Water Damaged Walls

It doesn’t take a lot of water to do a lot of damage to your home or business.  Even as little as a half inch of water can cause hundreds or even thousands of dollars in damage, especially if the spill occurs upstairs, because we all know how much water likes to run downhill.  Any water spill can adversely affect flooring and carpeting, but once you start adding any sort of depth into the mix, then you find yourself with water damage to the drywall and sheetrock in your home or business.

Drywall being cut image

Removing wet drywall

Drywall (also known as sheetrock, plasterboard or wallboard) is basically a piece of gypsum plastered tightly between two thick sheets of paper. It’s usually pretty easy to identify water damage in your walls.  The drywall will have a noticeable water line or other indicative discoloration, and there may also be swelling of the drywall.  In rare cases, drywall may be dried out with no long term problems, but in many cases, it is more advisable to simply remove and replace the damaged portion, especially if you don’t own professional moisture meters that will tell you if the wall is dry or not. Keep in mind that dry to the touch does not mean its dry enough not to support mold growth. The drywall doesn’t need to be saturated in order to allow mold spores to take a foothold.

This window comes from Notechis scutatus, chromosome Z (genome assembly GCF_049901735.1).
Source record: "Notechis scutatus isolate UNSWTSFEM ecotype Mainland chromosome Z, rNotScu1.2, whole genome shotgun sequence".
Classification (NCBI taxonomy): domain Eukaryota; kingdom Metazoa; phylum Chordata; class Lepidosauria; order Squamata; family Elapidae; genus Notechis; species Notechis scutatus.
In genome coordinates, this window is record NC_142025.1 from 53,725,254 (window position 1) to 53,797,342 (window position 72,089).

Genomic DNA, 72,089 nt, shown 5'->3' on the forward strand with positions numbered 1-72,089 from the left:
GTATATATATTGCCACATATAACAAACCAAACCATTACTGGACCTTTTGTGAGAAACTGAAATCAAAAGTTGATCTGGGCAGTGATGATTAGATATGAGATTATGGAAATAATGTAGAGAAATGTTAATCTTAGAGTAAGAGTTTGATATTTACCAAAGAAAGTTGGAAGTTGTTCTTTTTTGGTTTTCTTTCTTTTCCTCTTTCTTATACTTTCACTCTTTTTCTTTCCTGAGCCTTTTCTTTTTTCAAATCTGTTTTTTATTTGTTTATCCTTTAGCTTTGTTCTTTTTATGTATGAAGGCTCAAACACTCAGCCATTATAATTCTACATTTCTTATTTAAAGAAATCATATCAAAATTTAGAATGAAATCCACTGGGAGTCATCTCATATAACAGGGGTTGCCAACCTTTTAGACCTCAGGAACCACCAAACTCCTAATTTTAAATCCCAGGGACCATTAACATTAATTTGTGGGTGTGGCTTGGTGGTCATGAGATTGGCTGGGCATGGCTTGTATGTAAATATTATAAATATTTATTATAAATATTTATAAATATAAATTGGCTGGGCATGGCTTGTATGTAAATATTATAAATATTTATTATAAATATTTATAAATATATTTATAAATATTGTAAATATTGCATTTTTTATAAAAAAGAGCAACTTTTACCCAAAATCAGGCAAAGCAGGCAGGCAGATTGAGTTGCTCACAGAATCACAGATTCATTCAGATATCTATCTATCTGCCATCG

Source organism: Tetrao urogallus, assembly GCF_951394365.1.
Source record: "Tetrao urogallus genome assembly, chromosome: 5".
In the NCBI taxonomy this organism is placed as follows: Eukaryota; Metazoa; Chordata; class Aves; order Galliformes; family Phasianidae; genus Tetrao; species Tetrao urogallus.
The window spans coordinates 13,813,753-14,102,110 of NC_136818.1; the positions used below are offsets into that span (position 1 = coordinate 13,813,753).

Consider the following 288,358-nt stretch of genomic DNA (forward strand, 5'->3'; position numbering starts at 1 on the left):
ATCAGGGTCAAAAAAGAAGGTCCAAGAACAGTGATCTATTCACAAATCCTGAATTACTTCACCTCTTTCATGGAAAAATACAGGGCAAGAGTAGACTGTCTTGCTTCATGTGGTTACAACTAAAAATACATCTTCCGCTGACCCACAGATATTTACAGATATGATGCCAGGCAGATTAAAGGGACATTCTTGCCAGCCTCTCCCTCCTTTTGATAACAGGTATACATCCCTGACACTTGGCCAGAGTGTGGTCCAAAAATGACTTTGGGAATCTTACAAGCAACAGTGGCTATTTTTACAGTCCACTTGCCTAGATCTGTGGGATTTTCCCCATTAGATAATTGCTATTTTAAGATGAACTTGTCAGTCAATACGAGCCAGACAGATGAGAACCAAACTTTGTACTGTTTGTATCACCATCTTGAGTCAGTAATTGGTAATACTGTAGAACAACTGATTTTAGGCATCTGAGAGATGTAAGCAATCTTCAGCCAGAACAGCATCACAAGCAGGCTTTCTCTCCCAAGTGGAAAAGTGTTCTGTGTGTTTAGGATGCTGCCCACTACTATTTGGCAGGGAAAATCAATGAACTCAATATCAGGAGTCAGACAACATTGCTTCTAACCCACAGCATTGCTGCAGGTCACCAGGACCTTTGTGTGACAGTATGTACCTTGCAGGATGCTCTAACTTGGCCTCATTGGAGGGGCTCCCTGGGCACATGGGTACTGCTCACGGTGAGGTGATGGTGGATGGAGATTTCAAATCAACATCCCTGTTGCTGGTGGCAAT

As with any case of water damage, it is important to dry everything out thoroughly.  The area within your walls is a prime location for subsequent problems such as mold, which can appear in as little as 48 hours and prove extraordinarily difficult to get rid of. There are a lot of other factors that can determine the best course of action for example is it an external wall with insulation or an interior wall? Is it a shared wall with another home on the other side which would indicate either a layer of OSB or MDF in the wall, or a double layer of sheetrock sandwiched between two layers of wood studs? Is there wallpaper on the wall and is that wallpaper water proof vinyl or just paper wall paper which would dry? Does the paint on the walls or baseboards contain lead, or is there asbestos in the joint compound or texture both of which could pose huge health risks for all involved? All of the above can be tremendous influencing factors on the next steps to follow which is why it’s always important to call a professional water mitigation company to do the job for you.